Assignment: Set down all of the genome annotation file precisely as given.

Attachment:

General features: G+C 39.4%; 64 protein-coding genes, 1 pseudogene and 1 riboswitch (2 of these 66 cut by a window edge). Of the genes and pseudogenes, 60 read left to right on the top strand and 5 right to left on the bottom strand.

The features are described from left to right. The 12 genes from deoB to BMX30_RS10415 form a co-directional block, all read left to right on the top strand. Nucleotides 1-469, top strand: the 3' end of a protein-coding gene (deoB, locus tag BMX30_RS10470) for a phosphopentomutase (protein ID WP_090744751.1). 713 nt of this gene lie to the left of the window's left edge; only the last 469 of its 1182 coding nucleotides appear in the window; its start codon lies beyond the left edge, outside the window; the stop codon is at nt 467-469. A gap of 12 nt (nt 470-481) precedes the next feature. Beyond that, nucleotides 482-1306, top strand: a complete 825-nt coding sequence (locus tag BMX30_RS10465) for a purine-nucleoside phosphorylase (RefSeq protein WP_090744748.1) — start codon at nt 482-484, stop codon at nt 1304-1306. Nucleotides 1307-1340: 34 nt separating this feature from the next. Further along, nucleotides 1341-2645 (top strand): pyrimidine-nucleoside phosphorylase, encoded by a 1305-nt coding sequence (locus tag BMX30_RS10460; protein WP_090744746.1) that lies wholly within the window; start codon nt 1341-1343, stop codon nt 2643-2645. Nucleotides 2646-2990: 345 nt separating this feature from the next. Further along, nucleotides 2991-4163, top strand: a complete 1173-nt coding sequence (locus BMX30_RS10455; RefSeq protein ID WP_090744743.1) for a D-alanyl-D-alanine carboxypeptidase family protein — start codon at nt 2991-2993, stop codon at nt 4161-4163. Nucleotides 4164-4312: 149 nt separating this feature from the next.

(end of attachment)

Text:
General features: G+C 39.4%; 64 protein-coding genes, 1 pseudogene and 1 riboswitch (2 of these 66 cut by a window edge). Of the genes and pseudogenes, 60 read left to right on the top strand and 5 right to left on the bottom strand.

The features are described from left to right. The 12 genes from deoB to BMX30_RS10415 form a co-directional block, all read left to right on the top strand. Nucleotides 1-469, top strand: the 3' end of a protein-coding gene (deoB, locus tag BMX30_RS10470) for a phosphopentomutase (protein ID WP_090744751.1). 713 nt of this gene lie to the left of the window's left edge; only the last 469 of its 1182 coding nucleotides appear in the window; its start codon lies beyond the left edge, outside the window; the stop codon is at nt 467-469. A gap of 12 nt (nt 470-481) precedes the next feature. Beyond that, nucleotides 482-1306, top strand: a complete 825-nt coding sequence (locus tag BMX30_RS10465) for a purine-nucleoside phosphorylase (RefSeq protein WP_090744748.1) — start codon at nt 482-484, stop codon at nt 1304-1306. Nucleotides 1307-1340: 34 nt separating this feature from the next. Further along, nucleotides 1341-2645 (top strand): pyrimidine-nucleoside phosphorylase, encoded by a 1305-nt coding sequence (locus tag BMX30_RS10460; protein WP_090744746.1) that lies wholly within the window; start codon nt 1341-1343, stop codon nt 2643-2645. Nucleotides 2646-2990: 345 nt separating this feature from the next. Further along, nucleotides 2991-4163, top strand: a complete 1173-nt coding sequence (locus BMX30_RS10455; RefSeq protein ID WP_090744743.1) for a D-alanyl-D-alanine carboxypeptidase family protein — start codon at nt 2991-2993, stop codon at nt 4161-4163. Nucleotides 4164-4312: 149 nt separating this feature from the next.